The track changed from concrete to cobblestone as it moved deeper into primary rain forest and eventually to a park landmark, an 800 year-old, 45m tall tree, supported by massive buttress roots on the thin forest soil. We passed many other buttress-rooted and aerial-rooted trees as well, but this one was the standout.

After passing the big tree, the route morphed into a single file dirt track winding its way beneath the dense vine-draped canopy of the rain forest, the home to epiphytic ferns and orchids, with an understorey of wild bananas, palms, tree-ferns and shiny-leafed shrubs of every form and leaf-shape.

Peering up into the canopy

Crossing a rocky knoll

In the dark world of a rain forest gully

After a while we crossed a series of limestone ridges, with short, sharp (literally) climbs over a jumble of eroded karst blocks and tree-roots, passing deep sinkholes and depressions where the rainfall disappeared to form underground watercourses; a curiously dark and silent world that would make Indiana Jones feel at home.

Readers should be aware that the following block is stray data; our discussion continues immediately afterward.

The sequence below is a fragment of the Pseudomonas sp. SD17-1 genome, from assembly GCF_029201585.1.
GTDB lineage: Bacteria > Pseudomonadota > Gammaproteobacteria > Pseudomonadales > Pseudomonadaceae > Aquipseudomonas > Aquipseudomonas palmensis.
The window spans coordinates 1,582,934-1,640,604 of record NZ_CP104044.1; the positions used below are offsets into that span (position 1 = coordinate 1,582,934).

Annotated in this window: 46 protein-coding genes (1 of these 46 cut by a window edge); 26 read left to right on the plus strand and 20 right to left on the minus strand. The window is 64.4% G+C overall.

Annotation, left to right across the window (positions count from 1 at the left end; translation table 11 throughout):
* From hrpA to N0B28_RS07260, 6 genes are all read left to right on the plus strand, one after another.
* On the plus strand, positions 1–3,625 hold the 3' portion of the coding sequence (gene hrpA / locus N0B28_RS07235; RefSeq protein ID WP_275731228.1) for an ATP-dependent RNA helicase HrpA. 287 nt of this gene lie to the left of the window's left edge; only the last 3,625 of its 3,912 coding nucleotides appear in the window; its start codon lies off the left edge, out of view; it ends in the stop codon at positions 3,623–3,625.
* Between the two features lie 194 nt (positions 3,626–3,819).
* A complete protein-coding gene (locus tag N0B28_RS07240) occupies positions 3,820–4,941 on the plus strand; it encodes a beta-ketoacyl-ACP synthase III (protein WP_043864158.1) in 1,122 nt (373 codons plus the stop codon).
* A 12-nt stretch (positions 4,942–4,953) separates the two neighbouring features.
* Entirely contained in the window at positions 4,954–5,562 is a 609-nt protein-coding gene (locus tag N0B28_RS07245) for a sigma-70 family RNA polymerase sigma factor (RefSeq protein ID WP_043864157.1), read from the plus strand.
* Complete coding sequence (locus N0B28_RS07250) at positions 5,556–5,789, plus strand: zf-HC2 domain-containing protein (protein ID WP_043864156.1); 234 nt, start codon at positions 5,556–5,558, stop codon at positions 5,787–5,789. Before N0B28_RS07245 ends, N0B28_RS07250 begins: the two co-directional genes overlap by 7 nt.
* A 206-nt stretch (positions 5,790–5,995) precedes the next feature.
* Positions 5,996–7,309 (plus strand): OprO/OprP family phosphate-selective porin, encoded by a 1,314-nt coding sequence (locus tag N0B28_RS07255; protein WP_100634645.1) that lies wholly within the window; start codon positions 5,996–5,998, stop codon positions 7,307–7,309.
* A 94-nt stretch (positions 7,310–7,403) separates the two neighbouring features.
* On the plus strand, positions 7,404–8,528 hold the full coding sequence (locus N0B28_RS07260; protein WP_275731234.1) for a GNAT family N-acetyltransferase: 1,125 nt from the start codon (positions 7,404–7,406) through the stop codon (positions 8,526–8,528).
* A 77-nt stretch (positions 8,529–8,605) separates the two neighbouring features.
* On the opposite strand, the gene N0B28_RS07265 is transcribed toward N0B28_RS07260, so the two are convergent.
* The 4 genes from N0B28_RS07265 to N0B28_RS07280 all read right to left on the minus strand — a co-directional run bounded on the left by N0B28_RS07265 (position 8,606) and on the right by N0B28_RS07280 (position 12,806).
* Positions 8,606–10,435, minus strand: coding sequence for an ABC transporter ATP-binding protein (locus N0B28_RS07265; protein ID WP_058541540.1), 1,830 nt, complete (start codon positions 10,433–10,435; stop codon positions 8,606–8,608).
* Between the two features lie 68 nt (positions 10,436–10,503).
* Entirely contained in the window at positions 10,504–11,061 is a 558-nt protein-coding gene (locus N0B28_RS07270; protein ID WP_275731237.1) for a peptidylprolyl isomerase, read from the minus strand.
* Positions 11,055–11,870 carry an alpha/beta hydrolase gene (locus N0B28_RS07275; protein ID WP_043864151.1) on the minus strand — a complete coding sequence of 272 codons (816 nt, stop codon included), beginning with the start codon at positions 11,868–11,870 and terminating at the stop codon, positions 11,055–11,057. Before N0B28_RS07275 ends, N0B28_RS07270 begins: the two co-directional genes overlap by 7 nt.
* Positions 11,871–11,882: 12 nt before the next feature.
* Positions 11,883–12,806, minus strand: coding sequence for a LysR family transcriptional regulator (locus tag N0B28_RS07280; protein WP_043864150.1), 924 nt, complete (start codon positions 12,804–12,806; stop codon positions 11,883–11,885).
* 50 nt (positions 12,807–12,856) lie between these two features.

The track flattened out again before dropping steeply down the bed of a rainforest gully that in the wet season would be a rushing stream, before leading us out of the dense jungle vegetation and into a "clearing" - an area of low secondary forest that was once the site of another Muong village. A small stone shrine was the only reminder that humans once lived here. It was good to get our bearings after a couple of hours in the slightly claustrophobic confines of the rain forest. This walk is definitely one for forest afficianados rather than those who love panoramic landscapes.

Vine-covered rain forest tree

Bamboo pipe feeding water to a micro-turbine

Evening falls over the Vietnamese landscape

Finally we emerge into a clearing (of sorts)

Passing through a clearing near the Muong village

View across the forest-clad hills

Incongruous - below the high voltage national grid lies a Muong village
where electricity is generated by water turbines

Traversing the relict paddies, we climbed another rainforest ridge to descend a two-tiered slope that brought us out of the park and into a village of the Muong hilltribe. Looking over the village, we could see the massive pylons of the north-south high voltage powerlines, while directly in front of us a bamboo pipe fed water to a small turbine that generated electricity for the villagers. What an enigmatic country Vietnam is!

Our Muong stilt house for the night